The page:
Six years ago two young friends from Moscow were reminiscing about a favorite stand-up arcade game from their youth in the late ’80s and early ’90s. Few are aware of the fact that while the Soviet Union was in its final days, its military factories were churning out arcade games with names like Морской Бой
“Sea Battle” and снайпер “Sniper” that were strikingly similar to the ones enjoyed by their ideological enemies in the United States.
The group of friends found a broken-down Sea Battle game in a shuttered arcade park and were able to buy the machine for the cost of moving it. Fast forward to 2012 and these friends now operate the Museum of Soviet Arcade Machines in Moscow, where about 40 games click, whirr, whistle, flash and beep to the delight of visitors from around the world.
Few of the machines are video games with computer microprocessors—instead they rely on servos, wheels, levers and all manners of moving parts that were all cutting-edge technology when released in the ’70s, up until 1991 in the final days of the Soviet Union.
“Sea Battle was made at a factory that made real rocket guidance systems for the Soviet Navy,” says 29-year-old Alexandr Stakhanov, museum director and one of the founders. “Military factories had a lot of free personnel and resources and they had to find ways to maintain levels of production.”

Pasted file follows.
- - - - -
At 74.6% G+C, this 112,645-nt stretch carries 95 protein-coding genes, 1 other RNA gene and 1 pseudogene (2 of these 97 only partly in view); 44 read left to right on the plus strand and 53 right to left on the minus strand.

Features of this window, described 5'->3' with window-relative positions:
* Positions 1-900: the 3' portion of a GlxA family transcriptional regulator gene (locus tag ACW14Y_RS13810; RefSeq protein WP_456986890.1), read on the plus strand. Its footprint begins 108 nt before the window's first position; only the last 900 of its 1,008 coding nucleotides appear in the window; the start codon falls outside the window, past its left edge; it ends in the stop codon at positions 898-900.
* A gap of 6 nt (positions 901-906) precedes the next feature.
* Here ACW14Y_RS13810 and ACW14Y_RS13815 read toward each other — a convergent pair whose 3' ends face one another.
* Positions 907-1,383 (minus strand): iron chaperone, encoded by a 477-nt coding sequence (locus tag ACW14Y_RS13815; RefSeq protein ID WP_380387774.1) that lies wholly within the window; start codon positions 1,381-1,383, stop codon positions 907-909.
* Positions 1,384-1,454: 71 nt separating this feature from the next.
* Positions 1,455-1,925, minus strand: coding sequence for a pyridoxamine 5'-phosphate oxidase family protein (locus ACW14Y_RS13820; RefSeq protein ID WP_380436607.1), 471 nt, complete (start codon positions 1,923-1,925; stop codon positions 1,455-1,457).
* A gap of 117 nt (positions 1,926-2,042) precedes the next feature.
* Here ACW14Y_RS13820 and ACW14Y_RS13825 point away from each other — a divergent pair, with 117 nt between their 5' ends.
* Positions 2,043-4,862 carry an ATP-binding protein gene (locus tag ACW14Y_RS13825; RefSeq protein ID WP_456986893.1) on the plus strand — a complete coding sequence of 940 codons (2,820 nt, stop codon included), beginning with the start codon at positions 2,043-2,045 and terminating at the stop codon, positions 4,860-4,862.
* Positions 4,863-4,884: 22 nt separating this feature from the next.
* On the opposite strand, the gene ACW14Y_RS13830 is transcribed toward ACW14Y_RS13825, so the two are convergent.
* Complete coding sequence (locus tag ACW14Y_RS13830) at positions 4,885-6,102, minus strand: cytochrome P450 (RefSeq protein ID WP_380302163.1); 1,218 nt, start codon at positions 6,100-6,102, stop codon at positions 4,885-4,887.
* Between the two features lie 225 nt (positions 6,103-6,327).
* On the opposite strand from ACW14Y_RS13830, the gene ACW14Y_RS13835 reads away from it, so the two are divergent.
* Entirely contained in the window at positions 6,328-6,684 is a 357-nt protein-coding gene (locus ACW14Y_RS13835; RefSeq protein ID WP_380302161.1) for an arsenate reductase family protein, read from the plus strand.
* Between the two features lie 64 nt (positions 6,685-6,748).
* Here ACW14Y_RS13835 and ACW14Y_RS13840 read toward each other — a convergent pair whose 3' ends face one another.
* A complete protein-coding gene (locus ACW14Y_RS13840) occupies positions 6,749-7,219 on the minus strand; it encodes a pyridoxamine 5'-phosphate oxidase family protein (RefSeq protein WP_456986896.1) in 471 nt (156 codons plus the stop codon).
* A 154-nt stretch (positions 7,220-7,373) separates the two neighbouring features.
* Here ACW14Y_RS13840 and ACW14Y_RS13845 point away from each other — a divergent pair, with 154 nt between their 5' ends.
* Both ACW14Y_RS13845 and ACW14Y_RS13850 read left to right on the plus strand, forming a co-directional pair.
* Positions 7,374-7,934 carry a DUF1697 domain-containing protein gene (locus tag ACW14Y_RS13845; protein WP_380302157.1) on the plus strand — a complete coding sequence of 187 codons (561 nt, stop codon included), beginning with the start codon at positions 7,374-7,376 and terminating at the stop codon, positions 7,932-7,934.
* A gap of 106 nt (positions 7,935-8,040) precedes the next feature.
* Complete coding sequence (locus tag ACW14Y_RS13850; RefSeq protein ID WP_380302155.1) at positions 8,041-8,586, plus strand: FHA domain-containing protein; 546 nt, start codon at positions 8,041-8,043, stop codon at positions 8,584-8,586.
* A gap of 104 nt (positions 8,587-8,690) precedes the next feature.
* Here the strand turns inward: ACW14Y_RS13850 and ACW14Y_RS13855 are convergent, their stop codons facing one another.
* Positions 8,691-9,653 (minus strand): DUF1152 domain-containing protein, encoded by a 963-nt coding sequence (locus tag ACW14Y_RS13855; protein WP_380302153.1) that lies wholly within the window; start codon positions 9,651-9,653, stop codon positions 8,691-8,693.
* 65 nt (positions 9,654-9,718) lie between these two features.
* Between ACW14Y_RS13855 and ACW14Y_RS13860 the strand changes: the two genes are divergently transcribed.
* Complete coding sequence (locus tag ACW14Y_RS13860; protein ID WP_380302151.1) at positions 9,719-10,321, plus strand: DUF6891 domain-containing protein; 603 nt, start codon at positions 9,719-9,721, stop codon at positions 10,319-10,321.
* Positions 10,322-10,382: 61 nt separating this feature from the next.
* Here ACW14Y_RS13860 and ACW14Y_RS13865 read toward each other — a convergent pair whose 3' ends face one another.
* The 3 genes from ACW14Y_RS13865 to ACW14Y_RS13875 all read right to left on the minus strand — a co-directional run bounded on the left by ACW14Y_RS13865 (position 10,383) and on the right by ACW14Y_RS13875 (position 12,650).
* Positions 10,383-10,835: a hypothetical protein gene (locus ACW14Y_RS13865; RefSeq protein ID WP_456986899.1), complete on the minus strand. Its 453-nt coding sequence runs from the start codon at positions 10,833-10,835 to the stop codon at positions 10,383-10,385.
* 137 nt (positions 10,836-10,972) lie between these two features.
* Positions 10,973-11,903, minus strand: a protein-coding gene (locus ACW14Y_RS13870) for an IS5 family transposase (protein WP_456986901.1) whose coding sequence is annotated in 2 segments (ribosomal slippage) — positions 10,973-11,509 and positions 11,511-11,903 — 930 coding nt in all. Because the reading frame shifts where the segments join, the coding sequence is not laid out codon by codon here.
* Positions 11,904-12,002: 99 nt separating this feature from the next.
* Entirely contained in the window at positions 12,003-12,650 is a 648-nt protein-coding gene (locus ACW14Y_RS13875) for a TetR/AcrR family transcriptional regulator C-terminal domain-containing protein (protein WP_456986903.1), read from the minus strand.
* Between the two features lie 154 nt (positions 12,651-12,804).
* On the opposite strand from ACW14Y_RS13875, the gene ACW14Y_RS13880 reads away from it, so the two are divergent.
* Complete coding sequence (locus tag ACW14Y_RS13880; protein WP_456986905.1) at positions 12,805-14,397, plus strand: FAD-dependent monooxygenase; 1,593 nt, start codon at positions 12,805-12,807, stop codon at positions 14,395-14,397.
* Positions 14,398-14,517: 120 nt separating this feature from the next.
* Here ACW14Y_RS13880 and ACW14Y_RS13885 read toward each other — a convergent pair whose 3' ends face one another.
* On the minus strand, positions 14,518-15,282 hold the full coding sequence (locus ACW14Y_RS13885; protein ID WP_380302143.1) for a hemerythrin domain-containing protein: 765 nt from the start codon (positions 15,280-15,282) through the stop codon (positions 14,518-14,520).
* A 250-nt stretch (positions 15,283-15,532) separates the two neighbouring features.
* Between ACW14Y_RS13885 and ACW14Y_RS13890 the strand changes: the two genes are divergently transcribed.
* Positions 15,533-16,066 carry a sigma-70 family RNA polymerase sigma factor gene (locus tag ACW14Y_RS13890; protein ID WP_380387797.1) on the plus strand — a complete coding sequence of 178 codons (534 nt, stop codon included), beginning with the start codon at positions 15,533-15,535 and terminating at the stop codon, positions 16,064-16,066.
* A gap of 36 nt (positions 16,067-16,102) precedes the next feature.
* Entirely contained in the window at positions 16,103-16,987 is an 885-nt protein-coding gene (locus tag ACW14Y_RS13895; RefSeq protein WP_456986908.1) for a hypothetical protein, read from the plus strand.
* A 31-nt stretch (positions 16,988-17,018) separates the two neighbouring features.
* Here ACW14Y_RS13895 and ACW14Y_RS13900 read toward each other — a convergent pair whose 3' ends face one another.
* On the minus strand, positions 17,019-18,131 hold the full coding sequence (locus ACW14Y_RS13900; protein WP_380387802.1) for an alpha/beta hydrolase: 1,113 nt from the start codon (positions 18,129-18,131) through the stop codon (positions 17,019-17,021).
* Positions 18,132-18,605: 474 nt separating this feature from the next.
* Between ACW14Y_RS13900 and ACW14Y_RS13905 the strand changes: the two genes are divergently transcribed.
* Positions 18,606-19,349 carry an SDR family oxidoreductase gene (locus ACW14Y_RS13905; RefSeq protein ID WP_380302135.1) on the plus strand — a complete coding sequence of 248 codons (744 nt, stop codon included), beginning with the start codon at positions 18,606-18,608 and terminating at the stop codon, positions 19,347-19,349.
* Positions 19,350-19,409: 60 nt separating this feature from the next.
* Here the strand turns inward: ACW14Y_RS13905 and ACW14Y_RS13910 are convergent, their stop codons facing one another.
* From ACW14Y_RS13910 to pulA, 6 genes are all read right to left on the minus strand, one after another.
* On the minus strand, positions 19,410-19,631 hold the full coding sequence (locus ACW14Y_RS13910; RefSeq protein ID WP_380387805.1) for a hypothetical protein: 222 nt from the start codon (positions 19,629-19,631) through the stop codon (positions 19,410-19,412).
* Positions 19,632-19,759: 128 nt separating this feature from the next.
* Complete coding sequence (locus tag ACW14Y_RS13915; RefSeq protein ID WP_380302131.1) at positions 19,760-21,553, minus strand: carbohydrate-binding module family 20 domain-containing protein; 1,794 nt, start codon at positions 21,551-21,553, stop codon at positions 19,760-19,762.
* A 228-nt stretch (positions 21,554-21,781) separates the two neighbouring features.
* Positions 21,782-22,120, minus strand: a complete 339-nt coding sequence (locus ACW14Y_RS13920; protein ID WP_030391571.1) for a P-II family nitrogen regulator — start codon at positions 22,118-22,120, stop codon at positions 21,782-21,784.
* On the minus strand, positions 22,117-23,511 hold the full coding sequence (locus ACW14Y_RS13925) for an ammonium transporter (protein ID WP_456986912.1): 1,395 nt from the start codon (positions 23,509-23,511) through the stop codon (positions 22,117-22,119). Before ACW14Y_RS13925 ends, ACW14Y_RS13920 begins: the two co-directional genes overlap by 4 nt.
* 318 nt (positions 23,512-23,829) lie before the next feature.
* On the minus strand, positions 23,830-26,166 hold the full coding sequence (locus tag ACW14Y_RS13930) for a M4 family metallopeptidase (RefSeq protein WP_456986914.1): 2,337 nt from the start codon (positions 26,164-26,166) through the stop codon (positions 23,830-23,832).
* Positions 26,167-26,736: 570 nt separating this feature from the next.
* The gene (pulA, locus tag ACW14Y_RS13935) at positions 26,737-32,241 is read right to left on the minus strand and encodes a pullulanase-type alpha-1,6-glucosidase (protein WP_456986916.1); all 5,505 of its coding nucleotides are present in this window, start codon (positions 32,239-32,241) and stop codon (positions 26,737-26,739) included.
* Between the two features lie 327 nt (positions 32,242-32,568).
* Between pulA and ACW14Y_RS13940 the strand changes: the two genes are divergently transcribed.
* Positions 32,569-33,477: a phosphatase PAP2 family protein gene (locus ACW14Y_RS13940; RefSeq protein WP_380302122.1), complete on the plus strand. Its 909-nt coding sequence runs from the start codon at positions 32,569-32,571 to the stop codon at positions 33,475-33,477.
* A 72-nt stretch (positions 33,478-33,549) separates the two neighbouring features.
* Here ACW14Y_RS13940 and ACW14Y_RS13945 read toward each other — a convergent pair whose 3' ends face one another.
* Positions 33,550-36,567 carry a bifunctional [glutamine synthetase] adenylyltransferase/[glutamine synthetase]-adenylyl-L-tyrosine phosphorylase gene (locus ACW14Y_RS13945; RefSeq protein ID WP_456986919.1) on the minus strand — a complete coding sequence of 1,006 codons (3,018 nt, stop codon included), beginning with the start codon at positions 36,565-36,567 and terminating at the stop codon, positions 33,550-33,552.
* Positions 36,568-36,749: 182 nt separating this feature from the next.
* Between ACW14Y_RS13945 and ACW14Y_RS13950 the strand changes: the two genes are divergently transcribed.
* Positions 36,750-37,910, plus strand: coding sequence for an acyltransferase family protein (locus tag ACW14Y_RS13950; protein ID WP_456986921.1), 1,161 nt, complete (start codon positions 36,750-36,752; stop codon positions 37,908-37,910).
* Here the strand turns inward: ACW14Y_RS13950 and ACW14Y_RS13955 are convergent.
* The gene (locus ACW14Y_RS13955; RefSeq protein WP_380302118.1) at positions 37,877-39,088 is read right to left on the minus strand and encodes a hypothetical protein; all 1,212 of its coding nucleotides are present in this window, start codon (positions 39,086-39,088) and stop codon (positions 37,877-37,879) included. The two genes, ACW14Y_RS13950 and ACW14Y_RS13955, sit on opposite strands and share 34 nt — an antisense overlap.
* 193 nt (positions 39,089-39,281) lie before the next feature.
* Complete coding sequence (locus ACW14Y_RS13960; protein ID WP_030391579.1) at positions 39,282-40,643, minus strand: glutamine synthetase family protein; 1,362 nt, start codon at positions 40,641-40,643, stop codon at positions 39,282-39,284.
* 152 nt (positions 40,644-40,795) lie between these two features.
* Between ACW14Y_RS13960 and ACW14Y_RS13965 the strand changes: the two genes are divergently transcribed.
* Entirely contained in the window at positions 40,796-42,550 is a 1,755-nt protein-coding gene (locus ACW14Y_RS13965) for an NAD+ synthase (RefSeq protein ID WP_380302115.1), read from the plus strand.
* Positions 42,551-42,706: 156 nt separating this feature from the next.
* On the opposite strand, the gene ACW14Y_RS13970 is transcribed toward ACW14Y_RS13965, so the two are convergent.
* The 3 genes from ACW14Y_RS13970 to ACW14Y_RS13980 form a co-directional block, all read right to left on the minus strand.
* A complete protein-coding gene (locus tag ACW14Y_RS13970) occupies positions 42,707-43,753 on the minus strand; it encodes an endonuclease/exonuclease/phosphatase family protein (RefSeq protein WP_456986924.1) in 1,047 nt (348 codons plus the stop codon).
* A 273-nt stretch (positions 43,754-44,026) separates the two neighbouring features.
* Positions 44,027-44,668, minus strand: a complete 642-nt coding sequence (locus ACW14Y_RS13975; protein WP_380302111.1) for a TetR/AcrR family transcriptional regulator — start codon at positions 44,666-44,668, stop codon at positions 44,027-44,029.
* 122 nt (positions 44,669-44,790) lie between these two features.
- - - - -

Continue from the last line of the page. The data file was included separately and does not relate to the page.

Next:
Sea Battle can be played online, but others like the slightly less sporting Танкодром “Tank Training”—in which players drive a real plastic tank around a field blasting an array of parked military vehicles—and Воздушный Бой “Aerial Combat” are likely only available to operate at the museum.
The museum’s beginnings were modest—Moscow State Technical University, where Stakhanov studied economics, donated the use of a disused bomb shelter. There, Stakhanov and his team pieced the units together, often cannibalizing three or four machines into one working specimen. Stakhanov doesn’t hold onto any nostalgia for those early days. “It was a terrible place, broken down—there were no windows,” he says.
For the past six months the museum has found a home in an airy, 3,660-square-foot former industrial building in a quiet neighborhood in eastern Moscow. Natural light pours in and restored vending machines sell artificially colored tarragon and pear flavored sodas.
Visitors are given a cup of Soviet-minted 15 kopek pieces and set loose to explore and play the various games, whether shooting down N.A.T.O. jets or playing goalie for the Soviet hockey team, it’s the standard adolescent male fantasy world—and a treat for pop culture and history buffs—delivered at the drop of a coin.
The team is constantly traveling across Russia looking for potential museum additions or spare parts to keep the games functioning, and their blog (translated from Russian) offers ongoing updates on new and improved games.
The Museum of Soviet Arcade Machines is located at Baumanskaya St., 11, Moscow, Russia.